December 20, 2022

The end of an era

After more than 50 years, Anthony Fauci leaves behind an unparalleled legacy of championing science, particularly HIV/AIDS treatment, prevention, and cure efforts.

Kristen Kresge Abboud

At the end of this month, Anthony Fauci will resign from his post as director of the U.S. National Institute of Allergy and Infectious Diseases (NIAID), a position he’s held for 38 years. Through more than 50 years of public service, multiple administrations, numerous infectious disease outbreaks — most notably the HIV/AIDS and COVID-19 pandemics — and many politically motivated controversies, he remains a stalwart supporter of the transformative power of science.Fauci homepagePhoto credit: National Institute of Allergy and Infectious Diseases

He is also one of the finest science communicators there is, and I am fortunate to have had several opportunities over the years to interview him on a range of topics, including HIV vaccine research and development. In a 2009 interview with IAVI Report, Fauci had this to say: “I see myself as an honest broker of science. That’s the reason why I think I’ve been able to be effective.”

Since March 2020, and the start of the COVID-19 pandemic, Fauci has become a household name. But for those working on or living with HIV/AIDS, Fauci’s renown began decades earlier.

In 1981, like many scientists at the time, Fauci was drawn to understanding a mysterious new illness that surfaced among otherwise healthy gay men. “I decided in the summer of 1981 that I would change the direction of my laboratory and focus only on this unusual disease called at that time gay Related Immunodeficiency Disease, or gRID. We didn’t know it was a virus … but it was acting like a virus, and it was destroying the immune system,” Fauci told IAVI Report in a Living History series that featured him in his own words.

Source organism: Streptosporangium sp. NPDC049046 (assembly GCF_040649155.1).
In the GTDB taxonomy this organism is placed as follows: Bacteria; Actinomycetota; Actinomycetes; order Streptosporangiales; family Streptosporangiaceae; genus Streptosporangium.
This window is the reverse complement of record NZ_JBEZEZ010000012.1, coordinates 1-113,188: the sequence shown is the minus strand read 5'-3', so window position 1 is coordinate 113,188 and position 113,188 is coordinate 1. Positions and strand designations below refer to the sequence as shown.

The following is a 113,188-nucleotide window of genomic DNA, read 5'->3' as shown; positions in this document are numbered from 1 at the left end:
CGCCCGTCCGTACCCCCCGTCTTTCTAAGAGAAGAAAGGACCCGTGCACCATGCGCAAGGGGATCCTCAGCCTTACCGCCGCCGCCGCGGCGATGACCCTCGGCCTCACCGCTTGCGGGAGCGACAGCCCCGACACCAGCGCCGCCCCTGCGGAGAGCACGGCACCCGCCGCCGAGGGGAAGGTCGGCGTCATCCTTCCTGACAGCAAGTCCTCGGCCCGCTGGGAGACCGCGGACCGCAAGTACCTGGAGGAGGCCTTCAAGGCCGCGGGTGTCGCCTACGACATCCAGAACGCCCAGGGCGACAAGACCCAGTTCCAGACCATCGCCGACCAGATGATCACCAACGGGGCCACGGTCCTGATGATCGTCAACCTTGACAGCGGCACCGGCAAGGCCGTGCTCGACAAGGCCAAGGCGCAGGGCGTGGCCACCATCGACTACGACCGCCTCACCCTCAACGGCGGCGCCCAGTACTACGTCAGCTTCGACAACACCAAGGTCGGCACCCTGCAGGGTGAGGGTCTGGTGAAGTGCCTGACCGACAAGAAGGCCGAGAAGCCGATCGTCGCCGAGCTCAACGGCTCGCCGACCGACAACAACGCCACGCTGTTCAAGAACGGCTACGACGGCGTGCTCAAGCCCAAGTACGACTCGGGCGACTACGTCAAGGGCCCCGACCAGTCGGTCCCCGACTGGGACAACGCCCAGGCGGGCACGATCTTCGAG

Three years later he was appointed director of NIAID. From that point on, HIV/AIDS research continued to be a cornerstone of his own work, and a primary focus of the institute. “A lot of people got angry that the new director of NIAID was putting all of this money into AIDS. But at that time people thought … it would not have a major public health impact, and of course history has shown that that is absolutely not the case.”

Despite his efforts to jumpstart research into this new virus, he faced intense scrutiny and derision from the activist community. In the beginning of the HIV/AIDS epidemic in the U.S. he was subjected to a firestorm of criticism from activists who accused him of impeding testing of and access to early treatments. He responded by opening his home to activists and listening to their concerns. He let them into what were previously private discussions among government administrators and regulators and made them part of the process. This forever changed the way drugs are developed and eventually earned him great respect among scientists and advocates alike.